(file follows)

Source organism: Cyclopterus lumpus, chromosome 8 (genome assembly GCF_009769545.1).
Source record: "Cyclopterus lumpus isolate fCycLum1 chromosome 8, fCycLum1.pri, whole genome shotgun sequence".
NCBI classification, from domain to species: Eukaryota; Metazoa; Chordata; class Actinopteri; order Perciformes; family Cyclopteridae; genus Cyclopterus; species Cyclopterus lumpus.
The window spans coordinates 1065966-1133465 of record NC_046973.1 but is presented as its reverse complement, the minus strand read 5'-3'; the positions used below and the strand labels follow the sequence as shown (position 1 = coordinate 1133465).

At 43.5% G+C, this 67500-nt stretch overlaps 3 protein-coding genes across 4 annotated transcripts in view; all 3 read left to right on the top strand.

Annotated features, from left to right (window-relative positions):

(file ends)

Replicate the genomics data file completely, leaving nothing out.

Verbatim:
Source organism: Cyclopterus lumpus, chromosome 8 (genome assembly GCF_009769545.1).
Source record: "Cyclopterus lumpus isolate fCycLum1 chromosome 8, fCycLum1.pri, whole genome shotgun sequence".
NCBI classification, from domain to species: Eukaryota; Metazoa; Chordata; class Actinopteri; order Perciformes; family Cyclopteridae; genus Cyclopterus; species Cyclopterus lumpus.
The window spans coordinates 1065966-1133465 of record NC_046973.1 but is presented as its reverse complement, the minus strand read 5'-3'; the positions used below and the strand labels follow the sequence as shown (position 1 = coordinate 1133465).

At 43.5% G+C, this 67500-nt stretch overlaps 3 protein-coding genes across 4 annotated transcripts in view; all 3 read left to right on the top strand.

Annotated features, from left to right (window-relative positions):